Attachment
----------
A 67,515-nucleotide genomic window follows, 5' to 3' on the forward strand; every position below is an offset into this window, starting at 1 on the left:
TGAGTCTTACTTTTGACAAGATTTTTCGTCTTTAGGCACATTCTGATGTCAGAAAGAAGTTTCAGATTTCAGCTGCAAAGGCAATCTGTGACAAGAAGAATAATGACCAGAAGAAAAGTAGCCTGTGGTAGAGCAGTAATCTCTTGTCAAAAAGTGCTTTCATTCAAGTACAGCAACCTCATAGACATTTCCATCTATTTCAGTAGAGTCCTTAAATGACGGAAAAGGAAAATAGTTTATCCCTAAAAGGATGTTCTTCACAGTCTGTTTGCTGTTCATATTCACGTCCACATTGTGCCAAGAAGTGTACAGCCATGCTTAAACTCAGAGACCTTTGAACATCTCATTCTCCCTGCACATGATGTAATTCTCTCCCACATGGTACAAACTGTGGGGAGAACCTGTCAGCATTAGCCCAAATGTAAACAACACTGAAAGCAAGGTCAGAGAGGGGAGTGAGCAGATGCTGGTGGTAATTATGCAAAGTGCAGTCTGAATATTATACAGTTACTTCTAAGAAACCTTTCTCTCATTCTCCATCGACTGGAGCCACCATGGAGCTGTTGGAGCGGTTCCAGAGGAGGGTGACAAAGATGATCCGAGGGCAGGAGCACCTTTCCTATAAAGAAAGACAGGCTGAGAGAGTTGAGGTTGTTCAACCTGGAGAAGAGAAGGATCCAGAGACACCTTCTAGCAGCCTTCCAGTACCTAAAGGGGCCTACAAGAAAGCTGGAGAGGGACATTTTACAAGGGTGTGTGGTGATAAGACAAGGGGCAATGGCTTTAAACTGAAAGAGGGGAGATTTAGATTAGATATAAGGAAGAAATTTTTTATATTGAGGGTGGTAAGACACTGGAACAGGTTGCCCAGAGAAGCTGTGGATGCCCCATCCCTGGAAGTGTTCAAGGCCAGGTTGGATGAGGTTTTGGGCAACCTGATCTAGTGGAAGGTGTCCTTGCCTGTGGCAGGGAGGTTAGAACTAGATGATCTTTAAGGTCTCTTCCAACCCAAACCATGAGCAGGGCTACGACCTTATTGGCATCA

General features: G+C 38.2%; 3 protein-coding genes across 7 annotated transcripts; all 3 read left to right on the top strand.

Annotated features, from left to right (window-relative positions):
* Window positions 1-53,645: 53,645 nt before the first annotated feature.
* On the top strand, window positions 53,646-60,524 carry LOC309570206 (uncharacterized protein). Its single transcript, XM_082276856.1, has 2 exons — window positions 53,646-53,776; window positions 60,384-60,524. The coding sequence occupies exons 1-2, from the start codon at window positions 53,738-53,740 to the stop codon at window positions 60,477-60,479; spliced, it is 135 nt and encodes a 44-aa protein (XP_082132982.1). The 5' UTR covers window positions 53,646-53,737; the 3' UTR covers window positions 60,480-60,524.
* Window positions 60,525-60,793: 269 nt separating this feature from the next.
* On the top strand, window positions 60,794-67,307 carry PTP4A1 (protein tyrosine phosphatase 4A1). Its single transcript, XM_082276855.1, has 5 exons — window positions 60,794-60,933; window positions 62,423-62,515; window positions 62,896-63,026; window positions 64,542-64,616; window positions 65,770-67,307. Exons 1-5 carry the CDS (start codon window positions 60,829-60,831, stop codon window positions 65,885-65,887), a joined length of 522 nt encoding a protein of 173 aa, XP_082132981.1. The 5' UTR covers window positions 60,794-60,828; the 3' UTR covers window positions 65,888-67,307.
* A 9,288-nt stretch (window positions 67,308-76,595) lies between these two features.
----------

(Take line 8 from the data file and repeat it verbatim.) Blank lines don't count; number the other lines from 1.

* On the top strand, window positions 60,794-67,307 carry PTP4A1 (protein tyrosine phosphatase 4A1). Its single transcript, XM_082276855.1, has 5 exons — window positions 60,794-60,933; window positions 62,423-62,515; window positions 62,896-63,026; window positions 64,542-64,616; window positions 65,770-67,307. Exons 1-5 carry the CDS (start codon window positions 60,829-60,831, stop codon window positions 65,885-65,887), a joined length of 522 nt encoding a protein of 173 aa, XP_082132981.1. The 5' UTR covers window positions 60,794-60,828; the 3' UTR covers window positions 65,888-67,307.